Revealed: Why the angle in which you use your tools is important
By Katie Barnes | 21 June 2022 | Expert Advice, Feature
In a previous blog post for Scratch, we covered the importance of correctly holding your nail brush for success. This covers angles and where on the brush you hold.
This is no different for nail tools or other implements we may use throughout the nail service. If your tools aren’t being held at the right angle, in the right grip position then you may find that you aren’t getting the results you need.
Many cuticle implements will have handles, finger dents or knurling (the dented grip area on a tool). This is where that tool is designed to be held and if is important to follow this. Holding the implements in a different area may put pressure on an area where pressure isn’t intended and can break your tool. The area in which you hold the tool will also impact the results. Just like how we hold a pen. If you hold the pen at the very tip, the grip will be flimsy and the pressure uncontrolled. The same extends to our nail tools. If you hold a cuticle pusher for example, at the far end, you won’t have control over the tool and could cause damage to the nail or surrounding tissue. You also won’t achieve effective results.
If you hold a tool too far down a handle, you could put too much pressure. The optimum area is usually around the middle but also be guided where the manufacturer puts the finger dents, grip, or handles.
Most tools also don’t require a full handed grip for results, if they do – it is time to invest in new tools or get your current ones services or sharpened. You should only need a few fingers and thumb grip for results. Firmer pressure won’t be kind to your hands and may result in ripped or excess pressure on the client’s delicate skin or nail.
The angle in which you use your tool on the nail is also as critical. When using a cuticle pusher, a 45-degree action must be used. If you use a flat angle, this will just glide in effectively over the nail and if you use this at a 60–90-degree angle then you are in danger or scratching the nail plate, rather than gently lifting cuticle tissue.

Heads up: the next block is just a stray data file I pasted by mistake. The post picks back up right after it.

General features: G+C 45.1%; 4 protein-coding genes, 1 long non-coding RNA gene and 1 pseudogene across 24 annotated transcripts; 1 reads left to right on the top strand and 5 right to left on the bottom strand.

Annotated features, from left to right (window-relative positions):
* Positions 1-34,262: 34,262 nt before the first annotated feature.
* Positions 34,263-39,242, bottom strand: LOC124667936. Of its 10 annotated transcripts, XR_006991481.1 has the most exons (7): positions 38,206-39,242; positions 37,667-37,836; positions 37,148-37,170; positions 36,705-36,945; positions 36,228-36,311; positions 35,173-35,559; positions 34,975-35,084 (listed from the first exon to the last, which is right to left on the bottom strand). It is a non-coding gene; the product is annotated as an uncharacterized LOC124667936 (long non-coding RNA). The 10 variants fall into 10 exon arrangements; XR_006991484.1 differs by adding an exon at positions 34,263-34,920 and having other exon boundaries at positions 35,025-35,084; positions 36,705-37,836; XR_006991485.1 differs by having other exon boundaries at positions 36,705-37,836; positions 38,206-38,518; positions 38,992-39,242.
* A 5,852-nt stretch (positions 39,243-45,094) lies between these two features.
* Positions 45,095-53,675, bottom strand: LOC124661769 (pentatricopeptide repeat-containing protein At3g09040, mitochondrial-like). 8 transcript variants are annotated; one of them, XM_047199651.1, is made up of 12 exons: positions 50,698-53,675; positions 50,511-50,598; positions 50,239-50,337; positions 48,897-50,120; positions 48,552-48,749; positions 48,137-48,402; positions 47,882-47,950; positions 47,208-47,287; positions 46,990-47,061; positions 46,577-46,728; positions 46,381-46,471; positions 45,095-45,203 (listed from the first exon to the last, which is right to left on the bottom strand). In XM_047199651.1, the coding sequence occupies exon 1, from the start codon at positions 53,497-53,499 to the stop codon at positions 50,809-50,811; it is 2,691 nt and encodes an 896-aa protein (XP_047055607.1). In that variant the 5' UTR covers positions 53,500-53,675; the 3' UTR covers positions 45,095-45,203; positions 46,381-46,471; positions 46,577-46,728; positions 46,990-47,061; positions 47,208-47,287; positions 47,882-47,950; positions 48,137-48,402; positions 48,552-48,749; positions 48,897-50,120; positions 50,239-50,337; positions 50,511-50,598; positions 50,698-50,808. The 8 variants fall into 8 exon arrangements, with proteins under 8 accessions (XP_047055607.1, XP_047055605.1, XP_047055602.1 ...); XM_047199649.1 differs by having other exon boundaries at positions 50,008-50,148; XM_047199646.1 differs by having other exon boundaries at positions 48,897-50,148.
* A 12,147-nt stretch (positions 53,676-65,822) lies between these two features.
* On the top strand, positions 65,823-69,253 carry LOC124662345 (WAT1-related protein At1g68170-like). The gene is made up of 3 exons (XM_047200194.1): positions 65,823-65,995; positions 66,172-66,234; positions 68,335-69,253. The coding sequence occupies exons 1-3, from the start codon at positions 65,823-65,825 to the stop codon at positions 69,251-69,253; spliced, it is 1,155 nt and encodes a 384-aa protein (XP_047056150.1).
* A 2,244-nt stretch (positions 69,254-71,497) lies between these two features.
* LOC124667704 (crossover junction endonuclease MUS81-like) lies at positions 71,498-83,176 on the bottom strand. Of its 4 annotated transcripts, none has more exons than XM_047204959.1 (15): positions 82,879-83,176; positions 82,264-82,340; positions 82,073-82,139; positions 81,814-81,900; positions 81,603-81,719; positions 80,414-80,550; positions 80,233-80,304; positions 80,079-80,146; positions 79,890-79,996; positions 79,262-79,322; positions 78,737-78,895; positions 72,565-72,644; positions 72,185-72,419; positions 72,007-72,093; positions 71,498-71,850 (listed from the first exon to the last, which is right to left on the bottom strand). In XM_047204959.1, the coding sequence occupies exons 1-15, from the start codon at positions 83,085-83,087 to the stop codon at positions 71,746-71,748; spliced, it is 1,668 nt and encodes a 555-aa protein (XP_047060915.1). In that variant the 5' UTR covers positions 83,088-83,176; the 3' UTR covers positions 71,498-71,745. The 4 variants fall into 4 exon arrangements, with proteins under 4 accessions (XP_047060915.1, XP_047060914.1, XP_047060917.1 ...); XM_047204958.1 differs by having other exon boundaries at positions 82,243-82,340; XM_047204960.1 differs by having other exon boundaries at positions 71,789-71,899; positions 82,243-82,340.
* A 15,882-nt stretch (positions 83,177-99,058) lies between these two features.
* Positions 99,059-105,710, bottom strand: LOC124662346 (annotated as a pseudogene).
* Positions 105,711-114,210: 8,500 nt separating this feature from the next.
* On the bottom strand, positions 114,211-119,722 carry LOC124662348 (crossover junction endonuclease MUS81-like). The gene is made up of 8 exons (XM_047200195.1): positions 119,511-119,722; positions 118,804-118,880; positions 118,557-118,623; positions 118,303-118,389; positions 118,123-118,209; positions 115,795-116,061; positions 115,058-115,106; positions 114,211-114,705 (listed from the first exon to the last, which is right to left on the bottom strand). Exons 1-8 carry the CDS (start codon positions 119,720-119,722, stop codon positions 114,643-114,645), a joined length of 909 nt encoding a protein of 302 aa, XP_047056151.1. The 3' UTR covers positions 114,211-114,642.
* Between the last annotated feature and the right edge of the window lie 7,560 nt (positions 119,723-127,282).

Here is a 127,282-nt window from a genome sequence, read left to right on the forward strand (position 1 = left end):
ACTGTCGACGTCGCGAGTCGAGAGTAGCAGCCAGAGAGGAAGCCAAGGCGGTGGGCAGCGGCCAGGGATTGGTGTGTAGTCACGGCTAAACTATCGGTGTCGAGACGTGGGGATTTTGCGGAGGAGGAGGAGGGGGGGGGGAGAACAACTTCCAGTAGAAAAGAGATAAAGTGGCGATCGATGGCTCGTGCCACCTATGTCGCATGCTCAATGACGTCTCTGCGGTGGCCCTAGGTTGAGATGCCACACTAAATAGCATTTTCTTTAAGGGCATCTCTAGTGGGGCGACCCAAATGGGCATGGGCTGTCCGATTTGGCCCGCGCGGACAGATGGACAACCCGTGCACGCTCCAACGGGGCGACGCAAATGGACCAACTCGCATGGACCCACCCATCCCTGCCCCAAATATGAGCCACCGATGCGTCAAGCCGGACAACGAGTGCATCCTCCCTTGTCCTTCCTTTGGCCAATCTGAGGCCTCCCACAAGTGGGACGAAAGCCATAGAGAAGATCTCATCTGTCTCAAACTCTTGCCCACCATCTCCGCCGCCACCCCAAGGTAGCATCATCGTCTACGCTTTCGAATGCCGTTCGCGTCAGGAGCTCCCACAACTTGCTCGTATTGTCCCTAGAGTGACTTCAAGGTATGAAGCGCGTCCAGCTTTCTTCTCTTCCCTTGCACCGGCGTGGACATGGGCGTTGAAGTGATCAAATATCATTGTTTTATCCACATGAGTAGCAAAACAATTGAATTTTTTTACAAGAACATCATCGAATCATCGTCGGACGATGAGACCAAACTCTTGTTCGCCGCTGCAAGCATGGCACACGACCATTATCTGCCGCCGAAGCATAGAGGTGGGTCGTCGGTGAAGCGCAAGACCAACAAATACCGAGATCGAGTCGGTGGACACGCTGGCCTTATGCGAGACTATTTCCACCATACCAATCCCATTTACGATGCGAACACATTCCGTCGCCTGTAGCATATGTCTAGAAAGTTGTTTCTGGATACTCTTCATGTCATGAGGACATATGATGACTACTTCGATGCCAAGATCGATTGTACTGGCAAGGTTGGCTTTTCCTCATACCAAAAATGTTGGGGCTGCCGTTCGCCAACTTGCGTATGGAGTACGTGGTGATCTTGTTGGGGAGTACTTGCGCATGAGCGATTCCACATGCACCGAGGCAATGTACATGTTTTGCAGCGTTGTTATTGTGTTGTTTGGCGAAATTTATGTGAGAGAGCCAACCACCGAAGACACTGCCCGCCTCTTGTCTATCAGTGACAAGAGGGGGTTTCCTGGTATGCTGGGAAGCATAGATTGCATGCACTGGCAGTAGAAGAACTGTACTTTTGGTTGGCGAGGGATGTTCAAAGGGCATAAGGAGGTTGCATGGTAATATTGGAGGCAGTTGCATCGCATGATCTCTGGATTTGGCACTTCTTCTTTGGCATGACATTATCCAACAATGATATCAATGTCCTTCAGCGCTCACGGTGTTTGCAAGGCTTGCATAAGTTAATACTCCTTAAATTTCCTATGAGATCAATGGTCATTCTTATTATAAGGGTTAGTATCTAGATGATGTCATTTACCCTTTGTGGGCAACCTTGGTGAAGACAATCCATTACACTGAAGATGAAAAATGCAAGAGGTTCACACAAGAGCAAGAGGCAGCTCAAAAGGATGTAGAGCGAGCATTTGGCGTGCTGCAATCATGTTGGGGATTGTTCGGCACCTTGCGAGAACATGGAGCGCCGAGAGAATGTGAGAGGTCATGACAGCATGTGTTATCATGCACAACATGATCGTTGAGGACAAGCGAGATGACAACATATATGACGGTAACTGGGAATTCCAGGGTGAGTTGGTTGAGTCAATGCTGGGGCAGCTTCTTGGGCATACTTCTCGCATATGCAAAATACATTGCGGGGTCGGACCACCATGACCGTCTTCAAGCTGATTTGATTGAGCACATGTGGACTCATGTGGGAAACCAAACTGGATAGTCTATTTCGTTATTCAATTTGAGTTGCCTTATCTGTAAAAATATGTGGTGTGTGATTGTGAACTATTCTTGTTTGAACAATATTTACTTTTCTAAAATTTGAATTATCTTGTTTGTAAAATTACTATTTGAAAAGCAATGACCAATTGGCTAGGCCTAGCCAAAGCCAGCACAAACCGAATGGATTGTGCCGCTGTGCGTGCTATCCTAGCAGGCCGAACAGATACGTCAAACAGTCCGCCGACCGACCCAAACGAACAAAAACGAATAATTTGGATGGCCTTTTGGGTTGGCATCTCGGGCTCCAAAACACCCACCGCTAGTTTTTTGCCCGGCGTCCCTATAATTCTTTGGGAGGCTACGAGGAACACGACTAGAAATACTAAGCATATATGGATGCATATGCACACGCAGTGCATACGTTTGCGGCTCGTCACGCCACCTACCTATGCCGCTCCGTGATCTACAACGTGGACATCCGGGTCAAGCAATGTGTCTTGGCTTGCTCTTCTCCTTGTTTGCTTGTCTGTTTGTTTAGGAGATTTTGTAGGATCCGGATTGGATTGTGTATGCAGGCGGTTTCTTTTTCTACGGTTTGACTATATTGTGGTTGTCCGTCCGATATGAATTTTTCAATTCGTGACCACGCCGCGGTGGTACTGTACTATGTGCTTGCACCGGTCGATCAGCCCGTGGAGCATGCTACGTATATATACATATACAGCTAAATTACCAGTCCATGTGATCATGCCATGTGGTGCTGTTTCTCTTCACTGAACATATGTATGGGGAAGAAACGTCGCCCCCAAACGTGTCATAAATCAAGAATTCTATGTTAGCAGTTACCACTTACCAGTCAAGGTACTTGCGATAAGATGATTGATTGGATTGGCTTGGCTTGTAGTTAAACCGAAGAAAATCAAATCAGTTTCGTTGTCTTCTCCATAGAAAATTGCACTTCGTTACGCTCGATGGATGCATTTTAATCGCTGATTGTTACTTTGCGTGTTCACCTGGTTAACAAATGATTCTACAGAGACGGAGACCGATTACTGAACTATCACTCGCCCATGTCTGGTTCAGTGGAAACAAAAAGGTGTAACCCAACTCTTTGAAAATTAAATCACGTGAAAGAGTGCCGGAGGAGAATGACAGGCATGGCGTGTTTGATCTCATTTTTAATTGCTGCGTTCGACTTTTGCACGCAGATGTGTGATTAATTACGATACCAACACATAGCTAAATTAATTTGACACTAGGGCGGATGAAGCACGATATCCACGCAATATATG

When working on the nail, you should also consider the shape of the nail you are working on. When working on a curved nail or particularly flat nail you may have to alter your technique and angles. You may need to start from the side to the centre and repeat on the other side, rather than working from the centre only.
A cuticle knife must also be held at a 45-degree angle on the nail plate and worked side to side. By holding the pusher and knife at a 45-degree angle, it will allow the sharpest side of the tool to gently glide over the nail plate, lifting cuticle tissue.
When working with scissors or cuticle pushers, you need to be aware of surrounding tissue, so it is important not to just go in blind with your cutting technique. It isn’t necessary to remove cuticle in one go, however satisfying this may seem. Firstly, identify what needs to be removed, then capture this in-between the blades. It can be ideal to work with curved blades, rather than straight as the sharpest point of the tip of the blades will face away from surrounding skin. When working with curved blades, when ready to cut you can turn the blades upwards so that only what is intended to be removed will be cut as the tip will face upwards, away from surrounding skin.
Follow my video tutorial on understanding what angles you need to work with your implements.
Love Katie B xx